Background: This study aimed to determine the association between achieved blood pressure at 6-month follow-up and cardiovascular outcomes at 2 years in patients treated with β-blockers and renin-angiotensin-aldosterone blockers after acute myocardial infarction (AMI). Methods: We analyzed data from 5503 patients enrolled in the national AMI registry. Patients with myocardial reinfarction (MrI), rehospitalization for heart failure (rHHF), or stroke before 6-month follow-up were excluded. Achieved blood pressures were categorized into 10-mm Hg increments. The primary outcome was all-cause death. The secondary outcome was a composite of all-cause death, MrI, and rHHF. Hazard ratios (HRs) were estimated with multivariable-adjusted Cox hazards models using 125- to 134-mm Hg systolic blood pressure (SBP) and 75- to 84-mm Hg diastolic blood pressure (DBP) subgroups as reference. Results: After a median follow-up of 2.1 years, SBP < 115 mm Hg was associated with increased risks for all-cause death (adjusted HR: 2.202 [1.158-4.188]) and for a composite outcome (HR: 1.682 [1.075-2.630]). Likewise, DBP < 75 mm Hg tended to be associated with an increase in all-cause death (HR: 2.078 [0.998-4.327] for DBP of 65 to 74 mm Hg; HR: 2.610 [1.256-5.423] for DBP < 65 mm Hg). Even in patients <75 years, the risk of a composite outcome was increased for DBP < 65 mm Hg (HR: 2.492 [1.401-4.434]). Conclusions: Low blood pressure achieved with β-blocker and renin-angiotensin-aldosterone blocker at 6 months was associated with an increased risk of all-cause mortality independently of confounding factors in patients with AMI. This finding suggests that caution should be taken for patients with AMI who use blood-pressure–lowering treatments.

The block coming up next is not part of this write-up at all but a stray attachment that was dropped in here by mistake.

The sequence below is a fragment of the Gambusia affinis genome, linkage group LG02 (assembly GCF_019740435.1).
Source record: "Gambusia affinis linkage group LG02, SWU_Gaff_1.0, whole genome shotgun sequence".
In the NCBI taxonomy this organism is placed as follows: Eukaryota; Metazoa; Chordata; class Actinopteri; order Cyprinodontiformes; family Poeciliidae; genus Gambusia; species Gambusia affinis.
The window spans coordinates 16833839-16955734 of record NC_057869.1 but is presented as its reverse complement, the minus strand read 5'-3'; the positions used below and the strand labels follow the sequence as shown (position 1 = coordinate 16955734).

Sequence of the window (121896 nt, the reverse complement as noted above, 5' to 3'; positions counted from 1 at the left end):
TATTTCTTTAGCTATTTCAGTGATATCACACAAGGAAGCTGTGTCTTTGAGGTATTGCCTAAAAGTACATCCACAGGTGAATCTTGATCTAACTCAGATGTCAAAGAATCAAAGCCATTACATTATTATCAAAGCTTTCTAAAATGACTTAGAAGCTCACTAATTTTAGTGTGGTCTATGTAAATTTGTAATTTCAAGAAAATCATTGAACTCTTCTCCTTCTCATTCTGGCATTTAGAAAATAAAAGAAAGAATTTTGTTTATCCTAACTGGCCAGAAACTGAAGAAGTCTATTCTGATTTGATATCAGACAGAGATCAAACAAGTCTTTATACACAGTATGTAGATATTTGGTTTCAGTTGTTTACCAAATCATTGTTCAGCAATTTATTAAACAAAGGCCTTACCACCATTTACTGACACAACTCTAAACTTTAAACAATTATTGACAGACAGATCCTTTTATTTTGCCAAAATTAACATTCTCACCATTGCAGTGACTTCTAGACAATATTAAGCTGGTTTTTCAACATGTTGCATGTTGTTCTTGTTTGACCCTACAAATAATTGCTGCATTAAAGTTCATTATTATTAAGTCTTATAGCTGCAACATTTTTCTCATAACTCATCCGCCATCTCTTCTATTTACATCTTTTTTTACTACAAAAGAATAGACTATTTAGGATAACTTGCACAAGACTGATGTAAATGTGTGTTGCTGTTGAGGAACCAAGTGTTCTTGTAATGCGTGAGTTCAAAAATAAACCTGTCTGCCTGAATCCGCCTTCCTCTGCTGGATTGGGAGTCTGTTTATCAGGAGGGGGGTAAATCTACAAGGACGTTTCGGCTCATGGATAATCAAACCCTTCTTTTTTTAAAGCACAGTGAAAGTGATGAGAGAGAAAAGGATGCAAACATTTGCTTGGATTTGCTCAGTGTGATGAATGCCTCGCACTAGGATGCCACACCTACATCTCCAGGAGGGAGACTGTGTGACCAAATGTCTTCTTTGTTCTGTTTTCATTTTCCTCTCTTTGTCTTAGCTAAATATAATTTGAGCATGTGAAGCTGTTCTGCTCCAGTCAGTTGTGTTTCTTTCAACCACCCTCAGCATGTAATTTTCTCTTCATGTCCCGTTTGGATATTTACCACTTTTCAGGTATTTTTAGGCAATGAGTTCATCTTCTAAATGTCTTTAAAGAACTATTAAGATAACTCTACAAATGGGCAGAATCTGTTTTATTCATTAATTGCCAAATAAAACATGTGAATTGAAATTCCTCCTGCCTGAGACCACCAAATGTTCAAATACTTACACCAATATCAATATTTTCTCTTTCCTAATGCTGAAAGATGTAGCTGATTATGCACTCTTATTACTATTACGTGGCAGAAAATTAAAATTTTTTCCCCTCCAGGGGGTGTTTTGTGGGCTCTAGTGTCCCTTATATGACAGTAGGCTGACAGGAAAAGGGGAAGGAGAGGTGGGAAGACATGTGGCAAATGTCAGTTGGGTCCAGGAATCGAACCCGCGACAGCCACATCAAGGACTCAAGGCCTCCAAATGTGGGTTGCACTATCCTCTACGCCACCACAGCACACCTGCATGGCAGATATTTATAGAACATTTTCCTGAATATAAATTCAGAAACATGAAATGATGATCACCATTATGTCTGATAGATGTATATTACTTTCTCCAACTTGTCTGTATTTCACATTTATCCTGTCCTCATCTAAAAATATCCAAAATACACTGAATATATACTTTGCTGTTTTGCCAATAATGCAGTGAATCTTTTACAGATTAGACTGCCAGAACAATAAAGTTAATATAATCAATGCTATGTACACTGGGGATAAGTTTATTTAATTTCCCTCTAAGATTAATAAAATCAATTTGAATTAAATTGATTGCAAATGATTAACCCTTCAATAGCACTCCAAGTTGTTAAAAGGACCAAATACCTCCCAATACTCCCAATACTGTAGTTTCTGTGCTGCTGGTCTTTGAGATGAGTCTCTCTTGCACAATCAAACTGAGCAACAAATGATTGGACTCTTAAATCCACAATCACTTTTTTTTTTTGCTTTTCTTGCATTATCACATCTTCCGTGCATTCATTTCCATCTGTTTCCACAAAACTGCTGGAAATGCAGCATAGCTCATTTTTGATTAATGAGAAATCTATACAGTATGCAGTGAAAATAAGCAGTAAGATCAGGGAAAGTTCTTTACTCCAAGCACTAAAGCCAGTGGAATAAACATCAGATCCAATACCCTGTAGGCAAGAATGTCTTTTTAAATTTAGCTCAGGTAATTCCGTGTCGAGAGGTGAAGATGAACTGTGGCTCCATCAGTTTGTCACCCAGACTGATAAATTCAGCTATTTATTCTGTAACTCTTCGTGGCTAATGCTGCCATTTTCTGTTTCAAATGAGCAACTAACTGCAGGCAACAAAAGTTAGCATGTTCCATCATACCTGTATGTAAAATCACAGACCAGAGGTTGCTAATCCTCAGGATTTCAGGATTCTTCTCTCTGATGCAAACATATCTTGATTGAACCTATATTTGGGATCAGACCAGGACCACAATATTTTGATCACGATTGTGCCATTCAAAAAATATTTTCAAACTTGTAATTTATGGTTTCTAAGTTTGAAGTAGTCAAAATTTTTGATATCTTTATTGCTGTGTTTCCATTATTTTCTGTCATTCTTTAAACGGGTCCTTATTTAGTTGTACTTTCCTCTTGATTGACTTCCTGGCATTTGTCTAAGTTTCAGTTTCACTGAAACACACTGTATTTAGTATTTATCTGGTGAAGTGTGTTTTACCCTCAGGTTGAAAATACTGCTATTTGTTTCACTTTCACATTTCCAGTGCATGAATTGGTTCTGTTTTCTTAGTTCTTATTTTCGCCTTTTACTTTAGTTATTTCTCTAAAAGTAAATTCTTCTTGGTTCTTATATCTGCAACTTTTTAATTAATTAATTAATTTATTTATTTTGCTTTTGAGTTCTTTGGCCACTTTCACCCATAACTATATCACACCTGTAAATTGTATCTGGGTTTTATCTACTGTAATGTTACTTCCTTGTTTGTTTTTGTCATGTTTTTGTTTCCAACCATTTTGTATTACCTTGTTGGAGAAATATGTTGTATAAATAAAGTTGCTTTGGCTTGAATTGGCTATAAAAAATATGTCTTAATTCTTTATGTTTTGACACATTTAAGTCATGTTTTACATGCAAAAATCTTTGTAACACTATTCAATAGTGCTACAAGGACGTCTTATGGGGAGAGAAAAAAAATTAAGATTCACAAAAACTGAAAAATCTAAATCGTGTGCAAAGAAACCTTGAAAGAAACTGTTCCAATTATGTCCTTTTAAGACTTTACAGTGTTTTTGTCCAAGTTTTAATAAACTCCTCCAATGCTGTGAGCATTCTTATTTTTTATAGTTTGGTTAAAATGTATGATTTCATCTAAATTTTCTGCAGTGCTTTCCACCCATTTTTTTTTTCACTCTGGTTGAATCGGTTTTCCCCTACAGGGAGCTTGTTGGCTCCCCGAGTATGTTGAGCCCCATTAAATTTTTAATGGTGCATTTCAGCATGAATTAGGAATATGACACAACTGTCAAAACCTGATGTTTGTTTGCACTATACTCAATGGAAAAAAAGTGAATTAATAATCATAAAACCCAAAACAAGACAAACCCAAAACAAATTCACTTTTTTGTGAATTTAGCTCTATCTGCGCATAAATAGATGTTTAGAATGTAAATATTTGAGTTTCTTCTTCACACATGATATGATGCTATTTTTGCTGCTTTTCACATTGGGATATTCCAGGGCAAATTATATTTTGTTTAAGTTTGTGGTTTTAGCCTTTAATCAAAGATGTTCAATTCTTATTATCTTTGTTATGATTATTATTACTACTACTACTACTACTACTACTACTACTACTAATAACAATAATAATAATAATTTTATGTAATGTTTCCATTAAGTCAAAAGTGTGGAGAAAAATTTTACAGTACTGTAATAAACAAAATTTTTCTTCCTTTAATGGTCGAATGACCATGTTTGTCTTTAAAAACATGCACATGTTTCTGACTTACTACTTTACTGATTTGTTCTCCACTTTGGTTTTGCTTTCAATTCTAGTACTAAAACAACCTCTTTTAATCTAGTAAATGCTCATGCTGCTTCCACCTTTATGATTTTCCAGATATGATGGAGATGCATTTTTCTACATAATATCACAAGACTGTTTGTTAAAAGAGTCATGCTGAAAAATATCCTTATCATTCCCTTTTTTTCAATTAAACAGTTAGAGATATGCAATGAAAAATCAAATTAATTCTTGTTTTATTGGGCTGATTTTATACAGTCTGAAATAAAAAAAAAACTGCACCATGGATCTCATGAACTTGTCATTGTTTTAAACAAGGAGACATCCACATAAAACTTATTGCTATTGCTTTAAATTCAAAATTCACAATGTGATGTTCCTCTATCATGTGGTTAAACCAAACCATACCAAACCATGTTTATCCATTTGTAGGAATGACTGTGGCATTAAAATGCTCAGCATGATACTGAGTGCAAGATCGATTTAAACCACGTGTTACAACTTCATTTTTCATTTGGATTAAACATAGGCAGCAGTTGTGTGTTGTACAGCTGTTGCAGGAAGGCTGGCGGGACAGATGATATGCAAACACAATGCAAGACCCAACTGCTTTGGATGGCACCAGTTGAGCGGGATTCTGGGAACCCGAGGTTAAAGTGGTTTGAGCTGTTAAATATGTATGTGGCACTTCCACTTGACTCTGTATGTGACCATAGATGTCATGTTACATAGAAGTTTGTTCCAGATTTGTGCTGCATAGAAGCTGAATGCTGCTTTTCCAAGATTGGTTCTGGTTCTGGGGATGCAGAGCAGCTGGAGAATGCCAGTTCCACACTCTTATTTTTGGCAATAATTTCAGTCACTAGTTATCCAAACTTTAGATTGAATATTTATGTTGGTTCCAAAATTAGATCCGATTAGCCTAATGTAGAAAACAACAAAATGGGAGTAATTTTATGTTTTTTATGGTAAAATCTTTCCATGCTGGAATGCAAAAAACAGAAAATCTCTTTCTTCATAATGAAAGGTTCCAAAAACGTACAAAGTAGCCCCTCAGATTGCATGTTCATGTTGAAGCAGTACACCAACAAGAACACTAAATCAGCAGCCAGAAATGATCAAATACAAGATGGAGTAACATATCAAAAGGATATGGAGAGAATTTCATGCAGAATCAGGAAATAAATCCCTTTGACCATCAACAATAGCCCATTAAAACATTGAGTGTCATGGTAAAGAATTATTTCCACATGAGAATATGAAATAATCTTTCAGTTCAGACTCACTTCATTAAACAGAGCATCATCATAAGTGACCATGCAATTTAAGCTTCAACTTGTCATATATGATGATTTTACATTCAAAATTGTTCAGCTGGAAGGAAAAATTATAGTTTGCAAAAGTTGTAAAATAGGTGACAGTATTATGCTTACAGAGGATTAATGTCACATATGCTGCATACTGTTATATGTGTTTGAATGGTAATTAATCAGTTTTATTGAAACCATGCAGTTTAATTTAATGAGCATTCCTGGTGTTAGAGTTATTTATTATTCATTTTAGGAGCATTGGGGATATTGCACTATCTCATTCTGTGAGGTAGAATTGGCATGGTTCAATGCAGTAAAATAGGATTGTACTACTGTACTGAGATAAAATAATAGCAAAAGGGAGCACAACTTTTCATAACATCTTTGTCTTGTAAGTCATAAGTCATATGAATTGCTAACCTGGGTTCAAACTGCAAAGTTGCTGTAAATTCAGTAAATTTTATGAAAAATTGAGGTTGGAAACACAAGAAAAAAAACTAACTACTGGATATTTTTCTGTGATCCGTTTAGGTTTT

ASJC Scopus subject areas
- Cardiology and Cardiovascular Medicine